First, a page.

“The UAE could be seen as a good retirement base for many who perceive a deterioration of standards of living in places such as the United Kingdom, and are opting for Dubai in terms of better lifestyle, tax-free benefits and low levels of crime and high levels of personal safety,” he claims.

Burns-Green adds that as the UAE does not impose salary caps or tax restrictions on local pension plans, financial planners are, therefore, given a blank sheet of paper when it comes to introducing new policies, which gives great flexibility to clients and sections of their workforce.

UAE-based financial advisory company Globaleye is also targeting the expatriate community by teaming up with Hong Kong-based Chesteron Consulting. According to Daniel O’Riordan, joint CEO of Chesterton-Globaleye, Gulf companies with international ambitions need to upgrade their employee benefits if they want to attract and retain quality staff in an increasingly competitive global markets.

“The region’s labour laws here were drawn up in the 1970s when circumstances were very different. Expatriates came for a few years and then returned home. Now that people are buying homes and settling here and will soon be retiring, they need to feel that they have financial security. Employee benefits schemes play an increasingly important role in attracting and retaining the right people,” says O’Riordan.

A proposed new pensions’ savings law in the UAE could also have an important impact on expatriate pension provision. According to recent reports, the General Authority for Pensions and Social Insurance is studying options to bring expatriates in the public and private sectors under the national pensions’ scheme.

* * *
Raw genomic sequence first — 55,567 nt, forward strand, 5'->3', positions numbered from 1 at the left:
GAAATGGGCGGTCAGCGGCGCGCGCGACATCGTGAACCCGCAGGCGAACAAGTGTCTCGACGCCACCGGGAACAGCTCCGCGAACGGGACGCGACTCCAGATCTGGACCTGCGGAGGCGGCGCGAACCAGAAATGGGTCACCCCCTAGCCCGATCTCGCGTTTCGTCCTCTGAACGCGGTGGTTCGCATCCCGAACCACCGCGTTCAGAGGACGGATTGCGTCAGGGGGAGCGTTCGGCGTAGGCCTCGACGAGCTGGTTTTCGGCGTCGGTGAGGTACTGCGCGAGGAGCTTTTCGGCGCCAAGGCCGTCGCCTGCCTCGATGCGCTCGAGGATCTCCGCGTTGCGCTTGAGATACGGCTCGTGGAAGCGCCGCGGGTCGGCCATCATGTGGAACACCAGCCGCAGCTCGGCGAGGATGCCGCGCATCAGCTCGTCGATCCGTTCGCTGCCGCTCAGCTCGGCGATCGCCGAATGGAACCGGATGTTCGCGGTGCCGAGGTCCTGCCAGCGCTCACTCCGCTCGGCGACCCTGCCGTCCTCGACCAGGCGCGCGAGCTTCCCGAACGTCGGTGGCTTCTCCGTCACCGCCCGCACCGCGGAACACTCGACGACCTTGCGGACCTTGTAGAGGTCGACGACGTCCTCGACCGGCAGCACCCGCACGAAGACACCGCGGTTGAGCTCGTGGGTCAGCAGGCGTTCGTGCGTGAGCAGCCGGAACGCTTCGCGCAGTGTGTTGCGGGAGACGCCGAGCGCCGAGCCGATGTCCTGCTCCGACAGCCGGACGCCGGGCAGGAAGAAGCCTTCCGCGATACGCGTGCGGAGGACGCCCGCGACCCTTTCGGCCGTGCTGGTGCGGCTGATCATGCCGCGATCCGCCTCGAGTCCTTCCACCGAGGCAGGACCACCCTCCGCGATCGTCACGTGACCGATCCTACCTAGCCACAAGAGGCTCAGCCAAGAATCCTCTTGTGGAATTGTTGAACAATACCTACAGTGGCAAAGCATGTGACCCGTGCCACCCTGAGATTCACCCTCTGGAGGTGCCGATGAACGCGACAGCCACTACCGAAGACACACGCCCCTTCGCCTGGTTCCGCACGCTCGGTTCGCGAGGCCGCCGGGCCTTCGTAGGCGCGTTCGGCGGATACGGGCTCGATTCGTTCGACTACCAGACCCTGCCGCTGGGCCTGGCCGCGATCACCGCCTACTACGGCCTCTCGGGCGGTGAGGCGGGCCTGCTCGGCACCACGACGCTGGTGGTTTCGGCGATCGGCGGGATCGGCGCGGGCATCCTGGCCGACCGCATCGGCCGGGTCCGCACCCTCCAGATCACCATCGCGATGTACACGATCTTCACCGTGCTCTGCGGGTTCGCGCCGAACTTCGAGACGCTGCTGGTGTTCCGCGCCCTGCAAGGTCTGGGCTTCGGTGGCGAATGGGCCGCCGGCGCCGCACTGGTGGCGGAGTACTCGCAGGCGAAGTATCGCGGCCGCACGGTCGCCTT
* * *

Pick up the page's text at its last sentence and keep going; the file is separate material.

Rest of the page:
Healthcare

Furthermore, healthcare has become an important factor for anyone considering retirement in Dubai. According to online service Xpatulator March 2008 worldwide cost of living comparison, Dubai ranks as the 32nd most expensive city in the world (most expensive city is London, and comes in 28th in terms of the cost of general healthcare and medical insurance.

Medical costs are definitely a concern for those living on pension, but retirees who can afford them are also aware that the standards of healthcare provided are very good and compare favourably with Europe and America. Physicians and other health professionals are well-trained and attracted to Dubai through high salaries and world-class facilities.

A recent government announcement to make health cover mandatory for Emiratis and expats alike in Dubai may bring some good news for resident retirees. However, the final framework of this cover is still unclear.

For now, healthcare insurance providers have already stepped up the mark to offer packages specifically geared to foreigners. For example, many international expatriate insurance specialists are launching various ranges of international health, income protection and life insurance plans designed specifically for expatriates. Through its Corporate GlobalHealth plan, members will have access to an expanding network of clinics, hospitals, and pharmacies throughout the Gulf.

The reason for developing those facilities, according to William Russell’s Adrian Shaw, is their belief that Dubai is now attracting an increasing number of expatriates wanting to retire to the Emirate.

He adds that apart from the quality retail, leisure and housing facilities, Dubai’s healthcare system is also a major draw.

“Expats choosing Dubai as their retirement home can be confident that they will be able to benefit from private healthcare facilities as good as any available in other popular worldwide expatriate destinations. The key, however, is to ensure that they can afford treatment, and good quality international private medical insurance is essential.

“Expatriates also need to give careful consideration to their long-term needs as they become older, as residential care is expensive and it is outside the scope of a private medical insurance,” he warns.